If you can’t find a stud or there isn’t a stud where you want your light, ceiling hooks with “toggle wings” should be able to hold any light fixture under 20 lbs if installed properly on a hollow wall, plaster and lathe, or mid-sheet drywall.
Step 4. Hide or Disguise the Cord
Once you have your light rewired and ceiling hook installed, installation can be as simple as just hanging the light fixture, however, I prefer to put some thought into how to mask or cover the cord. With your light hanging from the ceiling, the cord will be very visible. For this project, I chose a Velcro-On Chandelier Cord Cover to make my extension cord a bit less of an eyesore.
Option #2 for hiding the cord: use one of the amazing extension cords disguised as manila rope available from Haddock Industrial.
Also, consider how your cord will be running down your wall to an outlet. Can you conceal it behind molding? Tuck it around a picture frame?
You may wish to paint your extension cord to help it blend in. To easily paint a cord, just place a plastic sandwich bag over your hand, place an old sock over the plastic bag, and then place a few tablespoons of paint in your gloved palm. You can paint an extension cord in moments by pulling the cord through your paint-filled mitt. The exposed section of my cord is painted Wythe Blue to match the walls.
Step 5. Adding & Setting up a Wireless Switch
By step five, you’ll have a ceiling mounted light in your formerly lamp-lit room, but you’ll be limited to turning the new overhead light on and off by plugging it in and unplugging it. To add an easy wall switch, I scoured Amazon and found this gem (which I now have 3 of, around the house!) Westek RFK100LC/RFK101LC Wall Mounted Switch and Plug-in Receiver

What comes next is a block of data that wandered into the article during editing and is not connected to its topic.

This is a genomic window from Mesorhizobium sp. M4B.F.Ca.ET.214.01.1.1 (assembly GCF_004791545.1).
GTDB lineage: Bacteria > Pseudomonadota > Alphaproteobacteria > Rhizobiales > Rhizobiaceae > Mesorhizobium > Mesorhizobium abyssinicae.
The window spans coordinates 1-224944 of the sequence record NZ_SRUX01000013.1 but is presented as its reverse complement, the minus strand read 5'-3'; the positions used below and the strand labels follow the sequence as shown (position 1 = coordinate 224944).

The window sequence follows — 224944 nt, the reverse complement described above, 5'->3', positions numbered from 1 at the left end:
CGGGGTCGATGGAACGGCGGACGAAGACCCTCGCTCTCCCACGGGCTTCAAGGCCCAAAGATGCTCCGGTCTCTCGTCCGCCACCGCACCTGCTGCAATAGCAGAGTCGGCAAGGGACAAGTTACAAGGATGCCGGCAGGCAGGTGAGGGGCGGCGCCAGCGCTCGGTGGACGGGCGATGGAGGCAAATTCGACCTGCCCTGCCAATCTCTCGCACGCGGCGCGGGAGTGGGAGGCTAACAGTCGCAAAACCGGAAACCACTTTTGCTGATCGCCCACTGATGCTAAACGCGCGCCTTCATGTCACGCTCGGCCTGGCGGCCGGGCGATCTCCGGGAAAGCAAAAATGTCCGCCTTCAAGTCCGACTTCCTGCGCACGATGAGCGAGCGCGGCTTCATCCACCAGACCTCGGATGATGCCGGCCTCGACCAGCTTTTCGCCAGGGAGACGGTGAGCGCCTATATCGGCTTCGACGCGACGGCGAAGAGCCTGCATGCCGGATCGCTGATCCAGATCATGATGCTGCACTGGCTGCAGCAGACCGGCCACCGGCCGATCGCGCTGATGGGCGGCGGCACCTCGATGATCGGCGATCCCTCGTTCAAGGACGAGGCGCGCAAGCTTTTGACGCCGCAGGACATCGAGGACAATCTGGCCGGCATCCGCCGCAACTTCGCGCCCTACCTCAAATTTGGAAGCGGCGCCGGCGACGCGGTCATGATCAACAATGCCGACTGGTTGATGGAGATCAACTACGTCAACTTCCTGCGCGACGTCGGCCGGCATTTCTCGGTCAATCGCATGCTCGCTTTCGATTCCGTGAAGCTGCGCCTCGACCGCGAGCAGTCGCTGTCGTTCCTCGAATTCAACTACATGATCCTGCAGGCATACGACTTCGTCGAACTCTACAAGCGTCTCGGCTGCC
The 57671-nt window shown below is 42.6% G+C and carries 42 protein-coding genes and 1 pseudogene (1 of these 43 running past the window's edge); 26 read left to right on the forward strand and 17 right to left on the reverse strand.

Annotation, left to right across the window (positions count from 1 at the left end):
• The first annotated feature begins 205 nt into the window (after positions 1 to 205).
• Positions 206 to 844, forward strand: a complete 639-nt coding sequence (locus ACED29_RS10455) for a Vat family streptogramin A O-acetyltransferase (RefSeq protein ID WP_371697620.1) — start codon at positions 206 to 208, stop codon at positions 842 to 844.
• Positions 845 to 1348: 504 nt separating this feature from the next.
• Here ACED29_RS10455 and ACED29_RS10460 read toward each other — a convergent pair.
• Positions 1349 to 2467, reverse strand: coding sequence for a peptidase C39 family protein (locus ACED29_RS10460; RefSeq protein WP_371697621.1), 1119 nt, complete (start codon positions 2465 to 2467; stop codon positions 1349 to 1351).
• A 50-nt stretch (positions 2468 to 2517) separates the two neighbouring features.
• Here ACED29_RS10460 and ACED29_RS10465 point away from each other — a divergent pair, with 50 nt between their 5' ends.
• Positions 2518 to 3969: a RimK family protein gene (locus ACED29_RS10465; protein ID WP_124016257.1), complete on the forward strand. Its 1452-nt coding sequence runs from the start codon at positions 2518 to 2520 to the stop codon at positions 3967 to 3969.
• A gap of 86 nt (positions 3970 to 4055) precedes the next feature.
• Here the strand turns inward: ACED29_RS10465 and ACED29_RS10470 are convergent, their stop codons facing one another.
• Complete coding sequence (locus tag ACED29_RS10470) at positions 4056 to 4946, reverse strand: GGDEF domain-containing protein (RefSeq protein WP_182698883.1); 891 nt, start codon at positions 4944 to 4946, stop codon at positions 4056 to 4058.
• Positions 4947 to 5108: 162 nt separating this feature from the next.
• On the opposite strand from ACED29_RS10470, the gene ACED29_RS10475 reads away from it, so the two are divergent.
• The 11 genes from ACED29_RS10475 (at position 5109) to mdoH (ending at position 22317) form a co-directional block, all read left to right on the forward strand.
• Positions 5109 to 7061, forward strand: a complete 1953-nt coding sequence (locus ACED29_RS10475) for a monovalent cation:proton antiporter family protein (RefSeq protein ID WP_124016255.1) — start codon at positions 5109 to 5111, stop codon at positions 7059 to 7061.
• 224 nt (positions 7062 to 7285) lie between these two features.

This product comes in two parts: a wireless switch (basically, a remote control) that you attach to your wall, and a remotely-controlled outlet which turns the light on or off according to the signal sent by the wireless switch.
Here are a few views of how the setup works in my living room to control two lights. First, the zoomed out view:
Here’s a more detailed view of the setup:
And here’s a panorama of the room without furniture, scrunched up so you can see the entire setup:
I still consider my living room a work in progress (those couches were out the next week! yikes!), but love how it’s coming together. Here are a few work-in-progress shots.
Winter 2019/2020 Update: Using this method for auxiliary lighting
In 2015 I made the big plunge into tiny living, and two chandeliers made it past the “love-inventory” and were packed into my downsized life. Although my studio apartment in downtown Seattle had overhead lighting, it never seemed bright enough to push back the gloom of Seattle winter enough to work on the art, craft, and DIY projects that I love. So I hung a chandelier in my apartment and repeated this method once again, this time with one change: instead of mounting the wireless remote as a light switch, I hung it with velcro-style command strips. This allows me to carry the remote to bed with me on nights I want the room fully lit as I get ready for bed, and turn the light off- without getting up- when I’m ready for bed. This has been such a small luxury- and such a delight to settle into bed with a book by the warm light of a chandelier.
If this tutorial saved you the expense of having an electrician in and out to convert your light fixture, would you consider saying thanks by becoming a $1 sponsor to help keep this website operating?